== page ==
Roth and Paparone (Ten Dirty Pigs/Ten Clean Pigs, 1999, etc.) reveal a universal truth known to children, but oft-times forgotten by adults: the bus ride to school can be the best part of the day. As the peppy yellow bus zooms around town, it collects an unusual assortment of passengers. One by one, seven silly animals climb onboard. Roth’s witty verses offer uproarious thumbnail sketches of the eclectic crowd, as “a pig in a wig,” “a hairy bear,” “a quick, quick chick,” and others clamber onto the vehicle past the friendly reptilian driver. A pair of rhyming verses introduces each creature followed by a laundry-list review of all the previous passengers, culminating in the exuberant chant, “Riding the bus to school, to school, riding the bus to school.” Once its merry charges are deposited at their destination, the bus patiently awaits the time to return them all back home. Paparone’s vividly colored illustrations are a hilarious counterpart to the sprightly rhymes. Brimming with visual puns, her paintings are both realistic and humorous: from the antics of the passengers to mundane, yet slightly satirical, activities of the background characters peppering the landscape, she offers up a comical slice of life that is readily recognizable to young readers. An ebullient blend of singsong chants and giddy rhymes, this rollicking read-aloud tale is perfect to share with the youngest preschooler. (Picture book. 3-7)

Pub Date: July 1, 2002

ISBN: 0-7358-1646-8

Page Count: 32

Publisher: NorthSouth

Review Posted Online: May 19, 2010

Kirkus Reviews Issue: June 1, 2002


Renata’s wren encounter proves magical, one most children could only wish to experience outside of this lovely story.

A home-renovation project is interrupted by a family of wrens, allowing a young girl an up-close glimpse of nature.

Renata and her father enjoy working on upgrading their bathroom, installing a clawfoot bathtub, and cutting a space for a new window. One warm night, after Papi leaves the window space open, two wrens begin making a nest in the bathroom. Rather than seeing it as an unfortunate delay of their project, Renata and Papi decide to let the avian carpenters continue their work. Renata witnesses the birth of four chicks as their rosy eggs split open “like coats that are suddenly too small.” Renata finds at a crucial moment that she can help the chicks learn to fly, even with the bittersweet knowledge that it will only hasten their exits from her life. Rosen uses lively language and well-chosen details to move the story of the baby birds forward. The text suggests the strong bond built by this Afro-Latinx father and daughter with their ongoing project without needing to point it out explicitly, a light touch in a picture book full of delicate, well-drawn moments and precise wording. Garoche’s drawings are impressively detailed, from the nest’s many small bits to the developing first feathers on the chicks and the wall smudges and exposed wiring of the renovation. (This book was reviewed digitally with 10-by-20-inch double-page spreads viewed at actual size.)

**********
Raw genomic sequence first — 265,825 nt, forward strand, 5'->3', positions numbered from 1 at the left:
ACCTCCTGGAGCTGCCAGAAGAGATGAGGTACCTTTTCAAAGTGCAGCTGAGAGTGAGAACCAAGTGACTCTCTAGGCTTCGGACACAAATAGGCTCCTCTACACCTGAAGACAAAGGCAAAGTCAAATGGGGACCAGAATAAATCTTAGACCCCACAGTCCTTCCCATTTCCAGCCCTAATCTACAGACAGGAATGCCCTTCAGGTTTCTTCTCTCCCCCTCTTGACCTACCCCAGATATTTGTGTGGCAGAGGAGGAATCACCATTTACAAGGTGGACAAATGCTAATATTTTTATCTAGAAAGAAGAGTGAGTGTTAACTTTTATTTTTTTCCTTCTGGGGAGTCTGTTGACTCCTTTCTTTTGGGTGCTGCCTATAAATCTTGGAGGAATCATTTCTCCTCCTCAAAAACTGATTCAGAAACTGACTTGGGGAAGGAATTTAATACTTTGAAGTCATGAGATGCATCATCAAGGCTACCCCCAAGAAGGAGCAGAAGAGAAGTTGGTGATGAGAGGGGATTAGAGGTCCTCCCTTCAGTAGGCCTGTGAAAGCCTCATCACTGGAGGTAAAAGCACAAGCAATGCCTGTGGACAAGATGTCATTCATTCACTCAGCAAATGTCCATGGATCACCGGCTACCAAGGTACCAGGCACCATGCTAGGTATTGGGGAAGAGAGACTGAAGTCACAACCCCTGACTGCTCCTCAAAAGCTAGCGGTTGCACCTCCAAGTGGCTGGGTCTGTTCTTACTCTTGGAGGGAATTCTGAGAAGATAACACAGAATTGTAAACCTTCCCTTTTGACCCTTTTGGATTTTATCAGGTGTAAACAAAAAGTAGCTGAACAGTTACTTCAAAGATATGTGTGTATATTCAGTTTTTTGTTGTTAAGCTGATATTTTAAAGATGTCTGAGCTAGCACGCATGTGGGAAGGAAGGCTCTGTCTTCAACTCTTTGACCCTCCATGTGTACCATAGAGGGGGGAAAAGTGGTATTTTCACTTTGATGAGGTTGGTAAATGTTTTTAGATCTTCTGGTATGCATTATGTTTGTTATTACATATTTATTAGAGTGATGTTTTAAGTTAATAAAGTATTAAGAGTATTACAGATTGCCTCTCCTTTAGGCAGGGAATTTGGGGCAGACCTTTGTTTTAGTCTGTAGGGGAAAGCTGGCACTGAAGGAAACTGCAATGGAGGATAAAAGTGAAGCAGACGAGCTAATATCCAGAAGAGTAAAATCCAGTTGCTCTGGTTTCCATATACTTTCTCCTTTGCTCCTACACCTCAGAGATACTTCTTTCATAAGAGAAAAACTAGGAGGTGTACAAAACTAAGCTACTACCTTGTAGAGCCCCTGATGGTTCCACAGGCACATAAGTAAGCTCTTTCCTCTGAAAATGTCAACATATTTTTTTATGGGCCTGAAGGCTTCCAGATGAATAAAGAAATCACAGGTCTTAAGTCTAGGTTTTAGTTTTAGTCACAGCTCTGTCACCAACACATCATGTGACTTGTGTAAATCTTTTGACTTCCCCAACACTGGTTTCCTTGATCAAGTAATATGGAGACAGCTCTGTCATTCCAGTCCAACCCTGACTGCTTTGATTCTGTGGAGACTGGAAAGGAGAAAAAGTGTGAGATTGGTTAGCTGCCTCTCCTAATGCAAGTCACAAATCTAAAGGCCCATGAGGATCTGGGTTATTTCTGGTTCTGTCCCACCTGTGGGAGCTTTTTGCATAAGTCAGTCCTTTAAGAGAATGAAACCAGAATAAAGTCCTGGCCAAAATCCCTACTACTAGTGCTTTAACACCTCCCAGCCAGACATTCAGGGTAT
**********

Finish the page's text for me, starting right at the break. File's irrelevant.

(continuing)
Renata’s wren encounter proves magical, one most children could only wish to experience outside of this lovely story. (Picture book. 3-7)

Pub Date: March 16, 2021

ISBN: 978-0-593-12320-1

Page Count: 40

Publisher: Schwartz & Wade/Random

Review Posted Online: Jan. 12, 2021

Kirkus Reviews Issue: Feb. 1, 2021


A stocking stuffer par excellence, just right for dishing up with milk and cookies.

Pigeon finds something better to drive than some old bus.

This time it’s Santa delivering the fateful titular words, and with a “Ho. Ho. Whoa!” the badgering begins: “C’mon! Where’s your holiday spirit? It would be a Christmas MIRACLE! Don’t you want to be part of a Christmas miracle…?” Pigeon is determined: “I can do Santa stuff!” Like wrapping gifts (though the accompanying illustration shows a rather untidy present), delivering them (the image of Pigeon attempting to get an oversize sack down a chimney will have little ones giggling), and eating plenty of cookies. Alas, as Willems’ legion of young fans will gleefully predict, not even Pigeon’s by-now well-honed persuasive powers (“I CAN BE JOLLY!”) will budge the sleigh’s large and stinky reindeer guardian. “BAH. Also humbug.” In the typically minimalist art, the frustrated feathered one sports a floppily expressive green and red elf hat for this seasonal addition to the series—but then discards it at the end for, uh oh, a pair of bunny ears. What could Pigeon have in mind now? “Egg delivery, anyone?”

A stocking stuffer par excellence, just right for dishing up with milk and cookies. (Picture book. 4-6)

Pub Date: Sept. 5, 2023

ISBN: 9781454952770

Page Count: 40

Publisher: Union Square Kids

Review Posted Online: Sept. 12, 2023

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